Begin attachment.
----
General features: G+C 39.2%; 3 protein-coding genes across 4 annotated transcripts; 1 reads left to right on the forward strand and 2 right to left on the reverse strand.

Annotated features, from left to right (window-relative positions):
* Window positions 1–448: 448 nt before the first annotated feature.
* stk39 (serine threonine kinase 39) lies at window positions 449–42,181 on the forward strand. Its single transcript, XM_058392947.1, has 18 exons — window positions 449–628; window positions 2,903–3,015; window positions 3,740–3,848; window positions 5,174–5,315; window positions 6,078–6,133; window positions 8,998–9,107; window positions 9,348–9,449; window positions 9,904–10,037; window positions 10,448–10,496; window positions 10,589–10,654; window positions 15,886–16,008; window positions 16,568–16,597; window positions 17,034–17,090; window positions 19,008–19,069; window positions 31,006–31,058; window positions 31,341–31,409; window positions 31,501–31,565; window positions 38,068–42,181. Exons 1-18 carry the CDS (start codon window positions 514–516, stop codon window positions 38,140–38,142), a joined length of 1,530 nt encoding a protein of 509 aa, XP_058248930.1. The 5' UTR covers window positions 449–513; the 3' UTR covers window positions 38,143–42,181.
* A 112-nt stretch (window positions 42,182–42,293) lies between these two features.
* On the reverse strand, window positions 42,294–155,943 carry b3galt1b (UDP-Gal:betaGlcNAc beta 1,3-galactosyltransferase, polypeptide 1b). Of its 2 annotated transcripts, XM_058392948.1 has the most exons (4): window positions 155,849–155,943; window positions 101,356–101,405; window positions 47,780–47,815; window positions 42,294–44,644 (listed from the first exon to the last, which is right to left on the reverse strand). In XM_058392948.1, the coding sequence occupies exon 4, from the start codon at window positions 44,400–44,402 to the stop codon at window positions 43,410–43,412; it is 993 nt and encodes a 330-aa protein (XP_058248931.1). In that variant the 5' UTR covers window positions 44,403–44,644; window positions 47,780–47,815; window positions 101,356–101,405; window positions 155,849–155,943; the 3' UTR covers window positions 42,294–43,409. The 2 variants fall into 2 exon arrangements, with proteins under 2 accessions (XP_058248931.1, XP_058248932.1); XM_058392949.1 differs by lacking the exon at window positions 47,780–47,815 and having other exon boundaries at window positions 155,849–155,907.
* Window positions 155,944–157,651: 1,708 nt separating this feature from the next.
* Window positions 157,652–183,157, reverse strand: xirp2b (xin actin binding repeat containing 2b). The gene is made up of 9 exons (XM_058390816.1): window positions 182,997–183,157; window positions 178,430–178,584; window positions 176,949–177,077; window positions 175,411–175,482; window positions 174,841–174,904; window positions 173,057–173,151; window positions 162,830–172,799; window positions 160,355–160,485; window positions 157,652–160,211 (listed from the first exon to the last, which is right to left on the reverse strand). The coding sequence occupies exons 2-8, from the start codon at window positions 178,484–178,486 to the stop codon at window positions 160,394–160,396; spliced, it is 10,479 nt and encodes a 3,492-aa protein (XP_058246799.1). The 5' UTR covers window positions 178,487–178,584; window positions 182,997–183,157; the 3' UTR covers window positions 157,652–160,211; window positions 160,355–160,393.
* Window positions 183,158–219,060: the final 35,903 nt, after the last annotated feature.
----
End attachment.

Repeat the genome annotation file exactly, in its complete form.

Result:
General features: G+C 39.2%; 3 protein-coding genes across 4 annotated transcripts; 1 reads left to right on the forward strand and 2 right to left on the reverse strand.

Annotated features, from left to right (window-relative positions):
* Window positions 1–448: 448 nt before the first annotated feature.
* stk39 (serine threonine kinase 39) lies at window positions 449–42,181 on the forward strand. Its single transcript, XM_058392947.1, has 18 exons — window positions 449–628; window positions 2,903–3,015; window positions 3,740–3,848; window positions 5,174–5,315; window positions 6,078–6,133; window positions 8,998–9,107; window positions 9,348–9,449; window positions 9,904–10,037; window positions 10,448–10,496; window positions 10,589–10,654; window positions 15,886–16,008; window positions 16,568–16,597; window positions 17,034–17,090; window positions 19,008–19,069; window positions 31,006–31,058; window positions 31,341–31,409; window positions 31,501–31,565; window positions 38,068–42,181. Exons 1-18 carry the CDS (start codon window positions 514–516, stop codon window positions 38,140–38,142), a joined length of 1,530 nt encoding a protein of 509 aa, XP_058248930.1. The 5' UTR covers window positions 449–513; the 3' UTR covers window positions 38,143–42,181.
* A 112-nt stretch (window positions 42,182–42,293) lies between these two features.
* On the reverse strand, window positions 42,294–155,943 carry b3galt1b (UDP-Gal:betaGlcNAc beta 1,3-galactosyltransferase, polypeptide 1b). Of its 2 annotated transcripts, XM_058392948.1 has the most exons (4): window positions 155,849–155,943; window positions 101,356–101,405; window positions 47,780–47,815; window positions 42,294–44,644 (listed from the first exon to the last, which is right to left on the reverse strand). In XM_058392948.1, the coding sequence occupies exon 4, from the start codon at window positions 44,400–44,402 to the stop codon at window positions 43,410–43,412; it is 993 nt and encodes a 330-aa protein (XP_058248931.1). In that variant the 5' UTR covers window positions 44,403–44,644; window positions 47,780–47,815; window positions 101,356–101,405; window positions 155,849–155,943; the 3' UTR covers window positions 42,294–43,409. The 2 variants fall into 2 exon arrangements, with proteins under 2 accessions (XP_058248931.1, XP_058248932.1); XM_058392949.1 differs by lacking the exon at window positions 47,780–47,815 and having other exon boundaries at window positions 155,849–155,907.
* Window positions 155,944–157,651: 1,708 nt separating this feature from the next.
* Window positions 157,652–183,157, reverse strand: xirp2b (xin actin binding repeat containing 2b). The gene is made up of 9 exons (XM_058390816.1): window positions 182,997–183,157; window positions 178,430–178,584; window positions 176,949–177,077; window positions 175,411–175,482; window positions 174,841–174,904; window positions 173,057–173,151; window positions 162,830–172,799; window positions 160,355–160,485; window positions 157,652–160,211 (listed from the first exon to the last, which is right to left on the reverse strand). The coding sequence occupies exons 2-8, from the start codon at window positions 178,484–178,486 to the stop codon at window positions 160,394–160,396; spliced, it is 10,479 nt and encodes a 3,492-aa protein (XP_058246799.1). The 5' UTR covers window positions 178,487–178,584; window positions 182,997–183,157; the 3' UTR covers window positions 157,652–160,211; window positions 160,355–160,393.
* Window positions 183,158–219,060: the final 35,903 nt, after the last annotated feature.